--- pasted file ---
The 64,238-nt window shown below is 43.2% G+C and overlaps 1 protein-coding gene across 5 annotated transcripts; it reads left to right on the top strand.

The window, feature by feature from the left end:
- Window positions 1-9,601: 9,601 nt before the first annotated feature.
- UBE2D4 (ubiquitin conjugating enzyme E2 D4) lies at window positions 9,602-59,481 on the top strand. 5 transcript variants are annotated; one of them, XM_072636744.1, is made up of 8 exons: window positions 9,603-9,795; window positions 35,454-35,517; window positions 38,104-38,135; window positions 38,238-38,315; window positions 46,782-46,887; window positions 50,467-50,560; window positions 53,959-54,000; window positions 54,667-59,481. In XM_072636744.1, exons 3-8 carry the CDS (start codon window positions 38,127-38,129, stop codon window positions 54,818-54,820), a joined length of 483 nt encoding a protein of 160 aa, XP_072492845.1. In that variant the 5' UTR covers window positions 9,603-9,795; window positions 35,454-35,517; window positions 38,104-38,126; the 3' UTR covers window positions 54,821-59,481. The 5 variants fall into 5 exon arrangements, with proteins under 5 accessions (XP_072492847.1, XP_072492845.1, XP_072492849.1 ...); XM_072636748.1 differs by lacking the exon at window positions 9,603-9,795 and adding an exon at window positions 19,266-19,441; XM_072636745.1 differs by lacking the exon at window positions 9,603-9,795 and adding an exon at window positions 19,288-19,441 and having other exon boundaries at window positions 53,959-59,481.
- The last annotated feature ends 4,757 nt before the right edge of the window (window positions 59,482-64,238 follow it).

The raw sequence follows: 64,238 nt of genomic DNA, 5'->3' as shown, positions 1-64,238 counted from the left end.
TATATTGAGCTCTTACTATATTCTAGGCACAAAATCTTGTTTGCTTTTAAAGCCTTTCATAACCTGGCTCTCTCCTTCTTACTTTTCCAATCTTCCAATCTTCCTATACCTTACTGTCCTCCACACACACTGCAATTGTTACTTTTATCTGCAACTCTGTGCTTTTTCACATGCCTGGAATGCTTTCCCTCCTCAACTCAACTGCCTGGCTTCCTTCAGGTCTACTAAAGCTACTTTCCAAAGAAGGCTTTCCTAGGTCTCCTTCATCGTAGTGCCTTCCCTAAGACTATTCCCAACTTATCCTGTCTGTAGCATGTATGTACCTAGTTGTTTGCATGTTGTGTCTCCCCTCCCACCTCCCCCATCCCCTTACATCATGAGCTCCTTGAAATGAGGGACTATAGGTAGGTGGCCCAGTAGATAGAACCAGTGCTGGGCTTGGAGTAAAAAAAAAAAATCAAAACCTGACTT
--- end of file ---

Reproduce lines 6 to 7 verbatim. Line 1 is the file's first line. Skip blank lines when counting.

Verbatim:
The raw sequence follows: 64,238 nt of genomic DNA, 5'->3' as shown, positions 1-64,238 counted from the left end.
TATATTGAGCTCTTACTATATTCTAGGCACAAAATCTTGTTTGCTTTTAAAGCCTTTCATAACCTGGCTCTCTCCTTCTTACTTTTCCAATCTTCCAATCTTCCTATACCTTACTGTCCTCCACACACACTGCAATTGTTACTTTTATCTGCAACTCTGTGCTTTTTCACATGCCTGGAATGCTTTCCCTCCTCAACTCAACTGCCTGGCTTCCTTCAGGTCTACTAAAGCTACTTTCCAAAGAAGGCTTTCCTAGGTCTCCTTCATCGTAGTGCCTTCCCTAAGACTATTCCCAACTTATCCTGTCTGTAGCATGTATGTACCTAGTTGTTTGCATGTTGTGTCTCCCCTCCCACCTCCCCCATCCCCTTACATCATGAGCTCCTTGAAATGAGGGACTATAGGTAGGTGGCCCAGTAGATAGAACCAGTGCTGGGCTTGGAGTAAAAAAAAAAAATCAAAACCTGACTT